MR TURNER, from great British director Mike Leigh explores the last quarter century of the life of the great if eccentric British painter J.M.W. Turner played by Timothy Spall. The movie is currently at independent theaters, like Railroad Cinema, across Maine.
The opening shot of Mr. Turner transports the viewer for 2 1/2 hours. In 1820s Holland, a windmill dominates a pastoral landscape. The sun looms low on the horizon. Two women, chatting, enter the frame from the right and follow a path along a canal as Leigh’s camera meets them, and then pivots to capture a lone man in a tall hat in the distance. He is sketching, head up to catch the sun, head down to interpret it on his notebook.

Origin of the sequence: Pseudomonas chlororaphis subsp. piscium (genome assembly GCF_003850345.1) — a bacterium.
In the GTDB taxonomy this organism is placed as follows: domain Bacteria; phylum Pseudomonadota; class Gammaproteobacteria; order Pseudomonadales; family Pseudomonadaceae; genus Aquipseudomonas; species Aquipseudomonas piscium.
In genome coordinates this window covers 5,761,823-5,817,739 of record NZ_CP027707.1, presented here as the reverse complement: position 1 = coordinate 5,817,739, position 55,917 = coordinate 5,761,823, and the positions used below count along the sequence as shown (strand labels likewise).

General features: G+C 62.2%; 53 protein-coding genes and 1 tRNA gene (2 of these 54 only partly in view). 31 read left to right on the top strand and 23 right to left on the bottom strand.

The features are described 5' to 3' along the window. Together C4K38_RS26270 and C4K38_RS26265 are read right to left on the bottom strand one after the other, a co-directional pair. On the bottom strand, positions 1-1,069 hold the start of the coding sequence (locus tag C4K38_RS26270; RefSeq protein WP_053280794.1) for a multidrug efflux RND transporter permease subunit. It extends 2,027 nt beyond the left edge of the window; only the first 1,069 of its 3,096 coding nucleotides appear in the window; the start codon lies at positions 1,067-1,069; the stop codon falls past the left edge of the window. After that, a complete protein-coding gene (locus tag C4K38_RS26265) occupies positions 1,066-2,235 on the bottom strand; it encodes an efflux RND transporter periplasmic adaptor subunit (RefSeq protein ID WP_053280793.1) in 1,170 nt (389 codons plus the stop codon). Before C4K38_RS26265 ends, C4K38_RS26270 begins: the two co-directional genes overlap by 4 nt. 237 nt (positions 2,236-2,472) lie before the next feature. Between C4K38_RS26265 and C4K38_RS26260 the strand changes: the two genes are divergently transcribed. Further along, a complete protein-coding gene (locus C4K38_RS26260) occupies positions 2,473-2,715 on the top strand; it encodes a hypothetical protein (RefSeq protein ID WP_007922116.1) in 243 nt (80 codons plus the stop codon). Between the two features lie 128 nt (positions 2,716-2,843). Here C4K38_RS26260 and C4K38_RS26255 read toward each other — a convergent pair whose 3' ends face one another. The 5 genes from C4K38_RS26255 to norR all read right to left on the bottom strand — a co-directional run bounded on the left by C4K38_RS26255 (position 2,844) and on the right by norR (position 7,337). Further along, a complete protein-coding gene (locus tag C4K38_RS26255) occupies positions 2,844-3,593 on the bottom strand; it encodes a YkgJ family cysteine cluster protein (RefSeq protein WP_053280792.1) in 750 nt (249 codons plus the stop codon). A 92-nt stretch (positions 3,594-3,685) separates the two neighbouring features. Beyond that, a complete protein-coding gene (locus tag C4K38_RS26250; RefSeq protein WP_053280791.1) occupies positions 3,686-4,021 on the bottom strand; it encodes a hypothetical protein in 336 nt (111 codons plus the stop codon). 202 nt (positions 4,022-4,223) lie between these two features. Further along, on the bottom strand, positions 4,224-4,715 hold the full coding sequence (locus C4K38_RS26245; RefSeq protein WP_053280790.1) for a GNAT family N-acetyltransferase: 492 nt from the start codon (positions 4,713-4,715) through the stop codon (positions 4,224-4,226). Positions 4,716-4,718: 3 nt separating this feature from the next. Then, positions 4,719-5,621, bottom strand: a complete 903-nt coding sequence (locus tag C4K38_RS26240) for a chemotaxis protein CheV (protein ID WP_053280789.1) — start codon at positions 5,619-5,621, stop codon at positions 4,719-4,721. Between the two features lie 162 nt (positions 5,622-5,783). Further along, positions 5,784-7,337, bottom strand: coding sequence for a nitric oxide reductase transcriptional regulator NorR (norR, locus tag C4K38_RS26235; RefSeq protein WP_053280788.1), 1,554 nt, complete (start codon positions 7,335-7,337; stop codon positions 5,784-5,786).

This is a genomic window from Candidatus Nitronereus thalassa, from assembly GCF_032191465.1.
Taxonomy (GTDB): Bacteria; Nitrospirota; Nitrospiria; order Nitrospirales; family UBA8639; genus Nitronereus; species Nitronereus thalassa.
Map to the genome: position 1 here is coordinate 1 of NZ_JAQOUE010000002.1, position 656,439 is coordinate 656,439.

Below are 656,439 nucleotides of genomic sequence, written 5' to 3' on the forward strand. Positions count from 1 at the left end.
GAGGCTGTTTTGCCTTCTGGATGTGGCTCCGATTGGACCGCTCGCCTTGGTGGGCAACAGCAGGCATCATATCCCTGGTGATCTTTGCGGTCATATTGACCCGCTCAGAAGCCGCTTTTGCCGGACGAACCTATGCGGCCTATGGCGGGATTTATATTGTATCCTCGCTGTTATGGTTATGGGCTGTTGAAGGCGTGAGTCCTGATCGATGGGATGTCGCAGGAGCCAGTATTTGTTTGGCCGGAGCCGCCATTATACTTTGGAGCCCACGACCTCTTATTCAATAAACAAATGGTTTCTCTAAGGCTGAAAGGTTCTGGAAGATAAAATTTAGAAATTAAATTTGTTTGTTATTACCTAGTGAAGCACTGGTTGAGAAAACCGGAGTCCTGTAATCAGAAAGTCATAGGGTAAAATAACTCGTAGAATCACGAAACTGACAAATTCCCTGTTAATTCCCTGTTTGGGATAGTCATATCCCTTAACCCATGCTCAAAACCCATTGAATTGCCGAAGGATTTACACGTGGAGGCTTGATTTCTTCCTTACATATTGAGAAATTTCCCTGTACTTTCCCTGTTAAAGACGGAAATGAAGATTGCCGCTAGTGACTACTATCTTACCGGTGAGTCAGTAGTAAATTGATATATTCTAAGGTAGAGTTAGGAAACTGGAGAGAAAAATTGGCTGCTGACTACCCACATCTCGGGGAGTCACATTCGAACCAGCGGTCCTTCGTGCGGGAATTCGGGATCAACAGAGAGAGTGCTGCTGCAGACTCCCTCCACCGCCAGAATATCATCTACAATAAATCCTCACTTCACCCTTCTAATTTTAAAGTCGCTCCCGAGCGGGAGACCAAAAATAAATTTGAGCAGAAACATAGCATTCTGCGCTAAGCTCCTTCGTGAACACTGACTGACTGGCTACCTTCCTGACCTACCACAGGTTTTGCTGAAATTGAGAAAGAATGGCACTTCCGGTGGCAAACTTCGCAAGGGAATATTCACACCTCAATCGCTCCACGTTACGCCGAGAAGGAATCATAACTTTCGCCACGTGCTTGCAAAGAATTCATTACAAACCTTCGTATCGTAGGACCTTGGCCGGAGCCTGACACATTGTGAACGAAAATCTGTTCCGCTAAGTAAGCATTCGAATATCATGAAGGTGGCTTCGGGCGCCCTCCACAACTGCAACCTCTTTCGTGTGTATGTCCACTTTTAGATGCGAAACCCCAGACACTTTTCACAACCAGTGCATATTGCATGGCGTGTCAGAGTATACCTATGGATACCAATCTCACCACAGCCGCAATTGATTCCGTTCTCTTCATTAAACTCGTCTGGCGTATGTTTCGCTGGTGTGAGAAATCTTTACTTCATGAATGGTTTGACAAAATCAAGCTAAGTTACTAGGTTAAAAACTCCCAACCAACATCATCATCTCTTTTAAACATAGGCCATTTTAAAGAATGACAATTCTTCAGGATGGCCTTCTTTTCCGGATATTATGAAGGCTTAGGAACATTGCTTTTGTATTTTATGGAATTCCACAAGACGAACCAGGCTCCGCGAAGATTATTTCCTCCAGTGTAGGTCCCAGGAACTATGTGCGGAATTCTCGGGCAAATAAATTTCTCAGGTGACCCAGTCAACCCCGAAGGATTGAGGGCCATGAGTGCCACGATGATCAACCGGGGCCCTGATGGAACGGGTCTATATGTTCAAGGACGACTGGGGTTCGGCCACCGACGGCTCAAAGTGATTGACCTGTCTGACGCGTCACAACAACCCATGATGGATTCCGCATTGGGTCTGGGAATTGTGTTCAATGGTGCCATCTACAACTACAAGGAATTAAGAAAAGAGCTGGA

Mr. Turner covers a quarter-century in Turner’s life and reveals a bit more of the artist at its center in each scene. When it’s over you feel as if you have been somewhere, to another century, peering at the world through a different set of eyes.
One of the wittiest scenes brings the daguerreotype into Turner’s life. As Turner and Mrs. Booth (now his domestic partner) sit before this strange camera, intimidated into a frozen posture and a fixed, profoundly uncomfortable expression.
At one point, Turner’s 1838 painting “The Fighting Temeraire” comes to life on screen, as Turner floats by with some mates on his own craft. It’s the end of an era, he notes, as a steam-powered tugboat ushers the old ship to its next life.
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